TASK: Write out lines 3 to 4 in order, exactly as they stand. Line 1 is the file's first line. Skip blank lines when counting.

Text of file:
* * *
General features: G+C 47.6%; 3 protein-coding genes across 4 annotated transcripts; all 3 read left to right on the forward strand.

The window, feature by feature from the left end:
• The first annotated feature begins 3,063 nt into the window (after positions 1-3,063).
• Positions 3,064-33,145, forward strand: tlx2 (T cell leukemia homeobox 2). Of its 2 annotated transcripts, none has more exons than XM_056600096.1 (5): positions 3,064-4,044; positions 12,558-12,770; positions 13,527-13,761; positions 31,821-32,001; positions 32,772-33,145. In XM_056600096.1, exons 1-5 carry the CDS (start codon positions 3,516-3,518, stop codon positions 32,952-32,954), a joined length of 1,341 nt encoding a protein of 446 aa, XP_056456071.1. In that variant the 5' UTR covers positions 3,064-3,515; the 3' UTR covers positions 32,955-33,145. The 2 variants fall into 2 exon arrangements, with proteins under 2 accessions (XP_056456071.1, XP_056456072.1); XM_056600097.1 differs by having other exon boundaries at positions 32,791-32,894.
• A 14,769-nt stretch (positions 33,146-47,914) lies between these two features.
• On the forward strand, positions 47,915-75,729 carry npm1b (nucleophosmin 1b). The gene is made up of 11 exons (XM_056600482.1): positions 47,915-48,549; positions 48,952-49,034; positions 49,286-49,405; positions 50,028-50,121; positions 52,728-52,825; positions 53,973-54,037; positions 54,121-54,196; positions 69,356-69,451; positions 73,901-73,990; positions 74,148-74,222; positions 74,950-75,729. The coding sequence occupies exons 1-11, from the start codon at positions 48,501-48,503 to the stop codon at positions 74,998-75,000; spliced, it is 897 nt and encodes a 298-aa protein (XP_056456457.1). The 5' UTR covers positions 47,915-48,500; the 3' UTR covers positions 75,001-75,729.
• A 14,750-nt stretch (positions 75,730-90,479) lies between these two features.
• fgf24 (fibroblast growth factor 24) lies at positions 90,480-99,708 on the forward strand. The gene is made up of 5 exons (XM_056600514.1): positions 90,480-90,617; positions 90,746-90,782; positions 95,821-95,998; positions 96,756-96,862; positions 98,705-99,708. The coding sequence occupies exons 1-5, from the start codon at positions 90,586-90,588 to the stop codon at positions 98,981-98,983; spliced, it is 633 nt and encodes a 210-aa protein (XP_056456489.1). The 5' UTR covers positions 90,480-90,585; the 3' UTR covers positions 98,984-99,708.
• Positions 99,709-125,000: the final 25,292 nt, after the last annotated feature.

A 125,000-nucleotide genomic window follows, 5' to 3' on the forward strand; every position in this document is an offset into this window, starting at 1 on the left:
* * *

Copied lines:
• The first annotated feature begins 3,063 nt into the window (after positions 1-3,063).
• Positions 3,064-33,145, forward strand: tlx2 (T cell leukemia homeobox 2). Of its 2 annotated transcripts, none has more exons than XM_056600096.1 (5): positions 3,064-4,044; positions 12,558-12,770; positions 13,527-13,761; positions 31,821-32,001; positions 32,772-33,145. In XM_056600096.1, exons 1-5 carry the CDS (start codon positions 3,516-3,518, stop codon positions 32,952-32,954), a joined length of 1,341 nt encoding a protein of 446 aa, XP_056456071.1. In that variant the 5' UTR covers positions 3,064-3,515; the 3' UTR covers positions 32,955-33,145. The 2 variants fall into 2 exon arrangements, with proteins under 2 accessions (XP_056456071.1, XP_056456072.1); XM_056600097.1 differs by having other exon boundaries at positions 32,791-32,894.